Thursday, February 10, 2011

2010 Census and Local Reapportionment - Hoboken's Wards to Change Shape

A few readers have asked me about how the census affects the municipal ward breakouts due to potential population shifts between the wards. Below is an excerpt from a Rutgers University report entitled:

Redistricting New Jersey After the Census of 2010

"The second of the changes to bipartisan districting commissions dealt with municipal wards. As of January 1, 2006, 64 of New Jersey’s 566 municipalities use forms of local government in which some or all of their governing body members are elected from wards into which the community has been divided.

In 1981 the Legislature eliminated various procedures used earlier for the drawing of municipal ward boundaries and provided a uniform process for all municipalities. After every census the municipal wards will be re-drawn, if necessary, by a board of ward commissioners consisting of the members of the county board of election plus the municipal clerk. The county board of election is made up of four members (two from each party); all are commissioned by the Governor upon nomination by the leaderships of the two major political parties in the county.

If a political deadlock occurs, the person with the deciding vote is the municipal clerk.
In earlier years, the municipal clerk often was a highly political official, in many cases holding this position as a partisan elective office. This has changed drastically. Today, municipal clerks in New Jersey are appointed officials. They must complete an extensive training program and pass a state examination to hold their office. After a brief period of time, they attain tenure and may be removed only for cause.

While political factors may tinge an original appointment, most clerks now are in a position to perform their duties without political obligation or favoritism. The board of ward commissioners is required by law to meet within three months of the promulgation by the Governor of the federal decennial census, and it has 30 days to complete its work. The law requires that wards be formed of compact and contiguous territory. The most precise requirement is that the population of the largest ward may not exceed the population of the smallest ward by more than 10% of the mean average population of the wards. This provision, in essence, specifies the same standard of population equality that the New Jersey Supreme Court has implied is appropriate for state Legislative districts."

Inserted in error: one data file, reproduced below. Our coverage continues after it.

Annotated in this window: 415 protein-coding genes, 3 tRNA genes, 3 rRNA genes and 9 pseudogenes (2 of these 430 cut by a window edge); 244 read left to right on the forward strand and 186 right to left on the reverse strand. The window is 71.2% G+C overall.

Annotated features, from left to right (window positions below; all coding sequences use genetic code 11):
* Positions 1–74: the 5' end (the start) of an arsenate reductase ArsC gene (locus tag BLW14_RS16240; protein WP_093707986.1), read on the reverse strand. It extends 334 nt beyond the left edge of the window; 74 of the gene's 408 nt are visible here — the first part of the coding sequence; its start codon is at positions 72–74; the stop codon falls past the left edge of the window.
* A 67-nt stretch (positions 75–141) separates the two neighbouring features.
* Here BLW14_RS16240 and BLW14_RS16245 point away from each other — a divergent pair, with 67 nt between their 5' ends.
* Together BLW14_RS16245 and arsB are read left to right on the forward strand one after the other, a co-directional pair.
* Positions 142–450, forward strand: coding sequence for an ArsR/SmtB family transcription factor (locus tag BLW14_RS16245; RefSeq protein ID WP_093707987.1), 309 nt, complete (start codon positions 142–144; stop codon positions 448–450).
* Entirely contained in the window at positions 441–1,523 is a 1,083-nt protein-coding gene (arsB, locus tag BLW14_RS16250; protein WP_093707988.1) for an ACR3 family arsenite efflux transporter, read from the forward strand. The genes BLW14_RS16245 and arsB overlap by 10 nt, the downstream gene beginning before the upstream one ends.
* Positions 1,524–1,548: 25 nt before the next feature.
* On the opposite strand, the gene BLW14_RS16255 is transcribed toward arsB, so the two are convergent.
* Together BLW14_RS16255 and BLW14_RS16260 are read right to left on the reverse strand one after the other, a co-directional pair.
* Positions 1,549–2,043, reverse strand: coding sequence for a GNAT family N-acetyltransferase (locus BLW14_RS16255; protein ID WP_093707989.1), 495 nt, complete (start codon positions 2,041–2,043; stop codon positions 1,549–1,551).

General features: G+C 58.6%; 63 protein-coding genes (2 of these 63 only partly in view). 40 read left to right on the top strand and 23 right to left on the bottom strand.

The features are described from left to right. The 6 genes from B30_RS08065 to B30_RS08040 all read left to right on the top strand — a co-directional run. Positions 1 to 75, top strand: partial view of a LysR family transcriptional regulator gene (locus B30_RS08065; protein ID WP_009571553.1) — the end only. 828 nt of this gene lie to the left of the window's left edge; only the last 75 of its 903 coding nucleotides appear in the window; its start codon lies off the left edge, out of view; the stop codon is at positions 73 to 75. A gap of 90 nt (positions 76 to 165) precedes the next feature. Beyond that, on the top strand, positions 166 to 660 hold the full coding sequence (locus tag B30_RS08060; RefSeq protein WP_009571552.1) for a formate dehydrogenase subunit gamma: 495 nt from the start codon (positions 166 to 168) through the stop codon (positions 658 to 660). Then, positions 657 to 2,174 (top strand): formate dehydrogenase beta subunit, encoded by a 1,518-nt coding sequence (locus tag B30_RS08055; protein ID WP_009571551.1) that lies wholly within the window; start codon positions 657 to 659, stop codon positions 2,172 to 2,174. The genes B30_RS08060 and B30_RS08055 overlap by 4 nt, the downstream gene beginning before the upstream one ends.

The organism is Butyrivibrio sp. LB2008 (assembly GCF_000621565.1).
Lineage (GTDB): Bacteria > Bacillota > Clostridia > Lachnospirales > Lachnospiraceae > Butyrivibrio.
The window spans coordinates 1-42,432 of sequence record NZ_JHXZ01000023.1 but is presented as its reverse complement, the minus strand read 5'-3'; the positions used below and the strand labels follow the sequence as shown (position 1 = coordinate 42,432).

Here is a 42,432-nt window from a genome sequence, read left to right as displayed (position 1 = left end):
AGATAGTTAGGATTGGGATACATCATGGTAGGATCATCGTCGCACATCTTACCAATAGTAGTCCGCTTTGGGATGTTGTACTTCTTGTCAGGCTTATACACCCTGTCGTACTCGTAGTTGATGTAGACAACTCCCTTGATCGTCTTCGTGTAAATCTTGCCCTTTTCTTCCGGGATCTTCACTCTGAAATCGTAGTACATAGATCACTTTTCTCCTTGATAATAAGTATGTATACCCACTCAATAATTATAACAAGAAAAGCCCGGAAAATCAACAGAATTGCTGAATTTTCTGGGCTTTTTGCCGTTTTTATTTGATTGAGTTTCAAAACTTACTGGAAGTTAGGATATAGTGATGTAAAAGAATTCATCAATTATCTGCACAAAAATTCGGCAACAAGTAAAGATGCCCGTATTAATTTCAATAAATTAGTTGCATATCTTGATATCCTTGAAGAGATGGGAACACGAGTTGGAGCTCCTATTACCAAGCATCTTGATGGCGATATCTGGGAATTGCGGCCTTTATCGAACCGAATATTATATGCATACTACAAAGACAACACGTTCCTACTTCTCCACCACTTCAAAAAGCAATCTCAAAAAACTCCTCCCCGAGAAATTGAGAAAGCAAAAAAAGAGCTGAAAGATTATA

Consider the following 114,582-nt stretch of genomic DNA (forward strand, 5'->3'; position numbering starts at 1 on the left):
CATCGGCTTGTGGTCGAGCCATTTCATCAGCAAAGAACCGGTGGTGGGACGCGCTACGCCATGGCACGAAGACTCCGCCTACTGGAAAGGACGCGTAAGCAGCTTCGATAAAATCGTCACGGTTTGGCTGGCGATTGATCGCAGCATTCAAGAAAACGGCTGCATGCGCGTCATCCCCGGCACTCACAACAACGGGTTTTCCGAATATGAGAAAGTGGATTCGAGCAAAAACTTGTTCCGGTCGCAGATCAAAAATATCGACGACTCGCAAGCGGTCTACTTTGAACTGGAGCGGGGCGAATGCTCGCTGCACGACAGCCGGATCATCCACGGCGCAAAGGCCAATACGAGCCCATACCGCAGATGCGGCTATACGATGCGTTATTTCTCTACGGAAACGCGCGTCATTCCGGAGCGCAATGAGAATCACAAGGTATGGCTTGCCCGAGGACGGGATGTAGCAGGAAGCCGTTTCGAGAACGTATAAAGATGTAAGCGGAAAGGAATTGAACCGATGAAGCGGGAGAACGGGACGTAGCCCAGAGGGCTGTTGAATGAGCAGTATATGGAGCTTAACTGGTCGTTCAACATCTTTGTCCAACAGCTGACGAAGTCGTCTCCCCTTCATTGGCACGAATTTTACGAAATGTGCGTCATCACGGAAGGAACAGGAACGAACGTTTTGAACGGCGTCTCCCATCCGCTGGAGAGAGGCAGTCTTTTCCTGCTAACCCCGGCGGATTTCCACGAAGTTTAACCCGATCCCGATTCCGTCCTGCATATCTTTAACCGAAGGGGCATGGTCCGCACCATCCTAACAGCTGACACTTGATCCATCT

Link from Rutgers Report:

Impact on Hoboken's Wards- Census 2010

Thus, for Hoboken and its wards and districts for Municipal elections, the County Republican chair and Democratic chair get to pick two members each to make up a balanced commission of 4 people, two from each of the main parties. In the event of a tie based on my understanding, it is broken by the City Clerk of the Municipality, none other than Jimmy Farina. I do not as of yet know if there will be any public hearing on the County level but there are some on the state level including one this weekend in Jersey City I posted earlier this week.

Based on the rule of no more than 10% deviation for redistricting, the 2nd Ward will clearly have to lose some area (and at least a population of  582) and the 6th Ward will have to gain a lot of territory (and a gain at least a population of 1,462) to balance the wards out. How that is done is anyone's guess and could effect the outcome of future elections. Below is a chart with the population breakouts for each ward.

While it is possible these changes could be in effect for the June party primaries, the likelihood is any changes to ward boundaries won't occur until November elections this year. In any event the up coming City Council Ward elections coming up in May will not be effected. The next round of ward elections that would be effected would be in 2015 as blogger "Lincoln Logger" correctly stated on another thread.

Rutgers 2010 Report on NJ Redistricting embedded for reading:

For additional reading on NJ Statewide reapportionment go to NJ Spotlight at: